Priti Patel grilled by police officers over pay
Indy

Home secretary Priti Patel was told by serving police officers that their pay is so low they've resorted to using food banks.

Speaking during a conference in Manchester, Steve Hartshorn, the chair of the Police Federation, which represents almost 140,000 rank-and-file officers in England and Wales, said that increasing numbers of officers would leave policing as a result of the cost of living crisis.

“Over the last decade, we have seen a real-term pay cut of around 20 per cent and other costs haven’t stood still – gas, electric and fuel costs all continue to rise, and national insurance contributions increased,” he said.

“Our members are told they are brave; they are told they do a unique job. They were thanked for putting themselves and their families in danger as Covid gripped the country, and yet that acknowledgement amounted to nothing.

“It’s frustrating to see and hear from colleagues who are struggling to feed their families and going to food banks.”

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It comes after the Police Federation withdrew from the official police pay review body last year, saying it “no longer has confidence” in the home secretary following a pay freeze for officers earning more than £24,000.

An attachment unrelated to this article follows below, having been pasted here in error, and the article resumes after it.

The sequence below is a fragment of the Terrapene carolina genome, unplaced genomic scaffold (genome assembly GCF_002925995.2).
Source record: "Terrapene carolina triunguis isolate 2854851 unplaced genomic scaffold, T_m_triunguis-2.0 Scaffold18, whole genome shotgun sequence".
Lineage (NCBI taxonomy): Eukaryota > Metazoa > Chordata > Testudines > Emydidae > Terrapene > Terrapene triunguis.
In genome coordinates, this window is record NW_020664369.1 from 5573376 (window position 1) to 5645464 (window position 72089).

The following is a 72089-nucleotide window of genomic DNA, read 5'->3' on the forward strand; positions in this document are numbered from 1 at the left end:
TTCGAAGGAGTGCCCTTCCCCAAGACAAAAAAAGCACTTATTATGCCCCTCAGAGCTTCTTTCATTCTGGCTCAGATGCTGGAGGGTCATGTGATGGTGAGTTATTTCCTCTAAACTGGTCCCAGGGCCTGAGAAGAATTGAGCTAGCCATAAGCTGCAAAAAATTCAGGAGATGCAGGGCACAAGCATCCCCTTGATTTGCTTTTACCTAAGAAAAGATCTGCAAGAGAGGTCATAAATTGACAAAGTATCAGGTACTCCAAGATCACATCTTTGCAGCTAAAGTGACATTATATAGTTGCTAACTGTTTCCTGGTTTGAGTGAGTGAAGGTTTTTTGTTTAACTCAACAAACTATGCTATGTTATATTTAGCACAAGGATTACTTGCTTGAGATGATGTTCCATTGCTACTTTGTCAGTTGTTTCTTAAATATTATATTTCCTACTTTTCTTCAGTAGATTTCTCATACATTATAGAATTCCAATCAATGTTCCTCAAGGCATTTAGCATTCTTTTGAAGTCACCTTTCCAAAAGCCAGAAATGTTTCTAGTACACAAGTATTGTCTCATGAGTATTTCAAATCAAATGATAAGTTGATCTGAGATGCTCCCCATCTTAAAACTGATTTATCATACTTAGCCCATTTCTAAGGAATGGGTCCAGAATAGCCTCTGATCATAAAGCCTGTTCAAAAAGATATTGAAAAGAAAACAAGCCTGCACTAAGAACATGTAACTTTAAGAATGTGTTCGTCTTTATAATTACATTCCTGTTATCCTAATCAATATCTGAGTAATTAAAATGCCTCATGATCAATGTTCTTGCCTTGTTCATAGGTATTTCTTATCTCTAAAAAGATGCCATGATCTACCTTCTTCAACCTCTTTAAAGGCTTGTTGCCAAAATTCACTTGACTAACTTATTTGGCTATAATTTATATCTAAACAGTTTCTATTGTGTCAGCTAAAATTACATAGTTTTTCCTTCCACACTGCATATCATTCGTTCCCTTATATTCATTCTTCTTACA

Meanwhile, inflation has today hit 9 per cent amid the cost of living crisis but MPs voted against a Labour policy to introduce a windfall tax to raise the money needed to help vulnerable members of society.

“Home secretary, what has gone wrong?” Hartshorn asked. “Why are my colleagues one of the only groups of frontline public sector workers being penalised in their pockets?”

He said he was “angered” to hear of experienced officers leaving policing “not because they want to, but because they can’t afford not to”. He added that “this cannot go on”.

Hartshorn told journalists he was hearing stories “day-in, day-out” about colleagues not being able to make ends meet, warning that policing would “lose a lot of very experienced officers to other industries” as the cost of living rises.

“We want them to stay but I fully understand why they do need to go. Ultimately, the government needs to start paying police properly,” he said.

Meanwhile, delegates clapped and cheered an officer who asked why MPs’ pay had risen from £64,000 to £84,000 a year since 2009, while new police recruits had gone from just £22,000 to £24,000.

Oh dear, seems she isn't the most popular minister...

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